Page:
The Story Of A Magic Car
There’s something magic in the sound of a traditional crossplane crankshaft V8. Their lazy, lumpy, overlapping “blub, blub, blub, blub” idle somehow reminiscent of masses of flowing water. This easy, affable, resting charm quickly fades to a thundering, metallic hammering from mid-range on, rising in volume and pitch to an apocalyptic crescendo—an almost quasi-organic roar, as if produced somewhere deep in the belly of a steampunk cyborg Tyrannosaurus rex. There’s simply nothing else like it in Carlandia.
Though one could safely argue that this type of engine and its associated soundtrack are largely American icons, every major car-producing culture on Earth has experimented with the design, some with greater degrees of success than others. Italy, for example, has had a long-standing love affair with the bent eight as a means for motivating high-end performance machines, particularly at Maserati and Ferrari, though the latter has always preferred flatplane designs which are essentially two four cylinders sharing a common crankshaft. Perhaps much lesser known, however, is that Fiat, too, briefly flirted with V8-powered sports cars in the early 1950s.
Initially intended for a stillborn postwar luxury car, Fiat’s first and only V8 featured an unusual 70-degree vee, light alloy construction, and an OHV valvetrain with two valves per cylinder. Though diminutive when compared to contemporary American designs, its two liter displacement was actually rather healthy by domestic standards of the day, as was its 110 HP output. The name “8V” stems from Fiat management’s famous misconception that Ford had copyrighted the term V8—come to think of it, I’m surprised old Henry, a legendary curmudgeon and self-promoter, hadn’t secured these rights.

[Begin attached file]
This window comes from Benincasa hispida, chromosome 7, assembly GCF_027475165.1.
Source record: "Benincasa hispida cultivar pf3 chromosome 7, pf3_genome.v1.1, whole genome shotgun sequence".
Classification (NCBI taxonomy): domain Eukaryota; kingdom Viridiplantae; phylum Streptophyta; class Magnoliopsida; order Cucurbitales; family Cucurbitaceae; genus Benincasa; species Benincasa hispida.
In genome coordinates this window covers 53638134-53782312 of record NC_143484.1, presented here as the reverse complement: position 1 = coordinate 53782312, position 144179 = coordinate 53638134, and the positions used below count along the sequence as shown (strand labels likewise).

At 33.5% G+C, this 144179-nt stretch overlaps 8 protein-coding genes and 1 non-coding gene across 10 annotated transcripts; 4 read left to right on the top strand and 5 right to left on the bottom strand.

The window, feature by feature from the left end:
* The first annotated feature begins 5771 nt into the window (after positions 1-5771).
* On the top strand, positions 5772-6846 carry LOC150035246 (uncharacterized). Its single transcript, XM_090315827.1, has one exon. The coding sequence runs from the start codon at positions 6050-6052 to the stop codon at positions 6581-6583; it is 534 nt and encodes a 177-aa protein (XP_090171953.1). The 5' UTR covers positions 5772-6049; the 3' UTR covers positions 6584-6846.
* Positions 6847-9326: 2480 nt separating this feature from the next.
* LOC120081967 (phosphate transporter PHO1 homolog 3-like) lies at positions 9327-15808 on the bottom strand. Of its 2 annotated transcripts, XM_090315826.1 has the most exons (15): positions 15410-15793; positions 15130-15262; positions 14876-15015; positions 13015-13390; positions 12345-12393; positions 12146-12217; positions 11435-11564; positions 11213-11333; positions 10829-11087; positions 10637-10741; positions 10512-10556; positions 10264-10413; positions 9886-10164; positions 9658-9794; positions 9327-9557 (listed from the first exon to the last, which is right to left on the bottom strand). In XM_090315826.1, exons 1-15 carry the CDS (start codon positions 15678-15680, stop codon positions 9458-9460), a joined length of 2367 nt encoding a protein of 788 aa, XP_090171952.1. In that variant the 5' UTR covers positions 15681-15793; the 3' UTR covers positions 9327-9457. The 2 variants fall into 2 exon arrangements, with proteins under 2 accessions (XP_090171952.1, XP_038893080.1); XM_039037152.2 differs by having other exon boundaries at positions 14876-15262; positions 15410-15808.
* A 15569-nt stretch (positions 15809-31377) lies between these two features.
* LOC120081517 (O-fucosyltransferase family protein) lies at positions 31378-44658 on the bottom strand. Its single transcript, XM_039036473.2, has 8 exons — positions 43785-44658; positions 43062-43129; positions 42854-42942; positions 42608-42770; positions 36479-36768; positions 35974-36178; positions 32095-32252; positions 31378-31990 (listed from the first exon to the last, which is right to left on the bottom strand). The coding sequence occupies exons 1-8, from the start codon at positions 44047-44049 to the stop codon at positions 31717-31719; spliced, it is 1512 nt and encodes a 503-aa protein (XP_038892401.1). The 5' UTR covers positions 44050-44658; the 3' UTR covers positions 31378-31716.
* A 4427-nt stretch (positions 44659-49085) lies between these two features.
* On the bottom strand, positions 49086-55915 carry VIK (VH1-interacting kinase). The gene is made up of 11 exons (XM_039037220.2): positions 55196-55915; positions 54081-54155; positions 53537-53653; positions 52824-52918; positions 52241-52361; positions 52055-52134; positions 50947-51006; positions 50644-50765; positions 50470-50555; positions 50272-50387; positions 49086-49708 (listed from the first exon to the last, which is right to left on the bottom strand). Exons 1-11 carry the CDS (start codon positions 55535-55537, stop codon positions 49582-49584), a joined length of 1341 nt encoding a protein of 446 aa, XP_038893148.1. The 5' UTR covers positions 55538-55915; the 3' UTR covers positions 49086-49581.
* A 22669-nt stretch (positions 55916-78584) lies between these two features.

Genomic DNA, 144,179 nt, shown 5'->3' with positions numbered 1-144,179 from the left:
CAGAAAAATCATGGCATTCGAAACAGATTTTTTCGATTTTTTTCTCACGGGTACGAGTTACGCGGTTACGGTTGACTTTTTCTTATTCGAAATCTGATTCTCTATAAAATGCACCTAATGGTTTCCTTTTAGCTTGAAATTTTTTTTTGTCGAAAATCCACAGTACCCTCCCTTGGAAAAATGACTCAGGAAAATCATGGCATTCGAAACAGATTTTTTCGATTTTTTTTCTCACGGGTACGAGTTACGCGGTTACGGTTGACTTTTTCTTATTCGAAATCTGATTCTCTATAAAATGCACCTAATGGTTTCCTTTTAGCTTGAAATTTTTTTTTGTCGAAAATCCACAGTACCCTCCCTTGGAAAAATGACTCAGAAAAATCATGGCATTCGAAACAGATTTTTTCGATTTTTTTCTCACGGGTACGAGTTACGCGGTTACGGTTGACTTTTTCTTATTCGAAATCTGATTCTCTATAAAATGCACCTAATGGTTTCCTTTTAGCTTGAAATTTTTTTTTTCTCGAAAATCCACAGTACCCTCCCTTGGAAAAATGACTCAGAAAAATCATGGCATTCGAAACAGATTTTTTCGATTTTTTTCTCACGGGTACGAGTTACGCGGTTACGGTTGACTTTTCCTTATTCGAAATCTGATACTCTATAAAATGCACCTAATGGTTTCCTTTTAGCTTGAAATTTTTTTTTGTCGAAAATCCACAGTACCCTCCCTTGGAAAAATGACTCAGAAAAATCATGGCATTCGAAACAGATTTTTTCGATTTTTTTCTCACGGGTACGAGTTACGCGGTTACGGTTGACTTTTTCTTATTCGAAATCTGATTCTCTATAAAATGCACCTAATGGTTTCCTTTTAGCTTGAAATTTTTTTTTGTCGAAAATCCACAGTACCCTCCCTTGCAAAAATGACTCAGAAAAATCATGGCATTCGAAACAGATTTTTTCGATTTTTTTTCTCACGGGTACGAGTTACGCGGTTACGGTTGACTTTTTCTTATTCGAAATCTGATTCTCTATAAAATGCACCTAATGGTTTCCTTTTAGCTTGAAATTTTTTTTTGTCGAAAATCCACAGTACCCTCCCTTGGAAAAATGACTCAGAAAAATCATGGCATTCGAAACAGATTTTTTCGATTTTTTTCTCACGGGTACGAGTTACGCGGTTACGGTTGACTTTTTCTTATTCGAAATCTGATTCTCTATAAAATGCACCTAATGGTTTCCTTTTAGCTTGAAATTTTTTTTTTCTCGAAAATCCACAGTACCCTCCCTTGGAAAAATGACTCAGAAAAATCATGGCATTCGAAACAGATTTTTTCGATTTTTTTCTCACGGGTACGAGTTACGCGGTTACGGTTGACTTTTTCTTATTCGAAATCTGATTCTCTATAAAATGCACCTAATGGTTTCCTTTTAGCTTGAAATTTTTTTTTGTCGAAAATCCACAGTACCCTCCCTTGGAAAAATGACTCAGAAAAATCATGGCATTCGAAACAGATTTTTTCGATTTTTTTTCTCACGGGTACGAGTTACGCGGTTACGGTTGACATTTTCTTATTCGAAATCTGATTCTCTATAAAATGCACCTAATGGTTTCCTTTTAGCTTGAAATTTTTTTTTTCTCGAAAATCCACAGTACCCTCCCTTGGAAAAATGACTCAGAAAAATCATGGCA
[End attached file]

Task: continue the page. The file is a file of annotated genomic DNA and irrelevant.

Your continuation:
Introduced in 1952, only 114 examples were built in a production run spanning a short three years, 34 of which featured “standard” factory bodywork, while Zagato, Ghia, Pininfarina, and Vignale coachbuilt bespoke styles for the remaining 80 examples. Though it never sold in large numbers, the 8V was nonetheless very accomplished in competition, scoring wins at the Targa Florio and Mille Miglia, as well as winning the Italian two liter Championship every year from 1954-1959—quite a feat for a car out of production for half a decade during a time of rapid development in sports car technology.
Aside from its lovely little eight, the 8V’s success was largely due to the sophisticated chassis design beneath is hand-formed body panels. Comprised of a tubular steel frame and four wheel independent suspension via double wishbones and anti-roll bars, it was easily more advanced than period Ferrari and Alfa designs. According to road tests of the day, the Otto Vu rode with near luxury car smoothness, cornered flat and neutral, and gripped far beyond what could be expected for the time—tire technology was in its infancy, after all. Though lacking low-end torque, Autocar claimed a 119 MPH top speed for the slippery little coupe, with a somewhat less impressive 12.6 second run to 60—definitely attributed to its dearth of off-idle grunt.
Today 8Vs rarely change hands, and when they do it’s typically for low seven figure sums—a price reflective of the car’s unique place in Fiat history, as well as its remarkable motorsport legacy. Although ultimately an evolutionary dead end, it’s fun to imagine what could have been had Turin not lost their nerve for competing with the big boys at the extreme high end of the sports car market—perhaps Enzo would have been forced to sell to Ford, Fiat themselves uninterested due to the ongoing development of a second or even third generation 8V. Somewhere, in an alternate plane of reality…
Source: Petrolicious (Alan Franklin)
Photos: boldride.com, enscarglobe.com, conceptcarz.com, netcarshow.com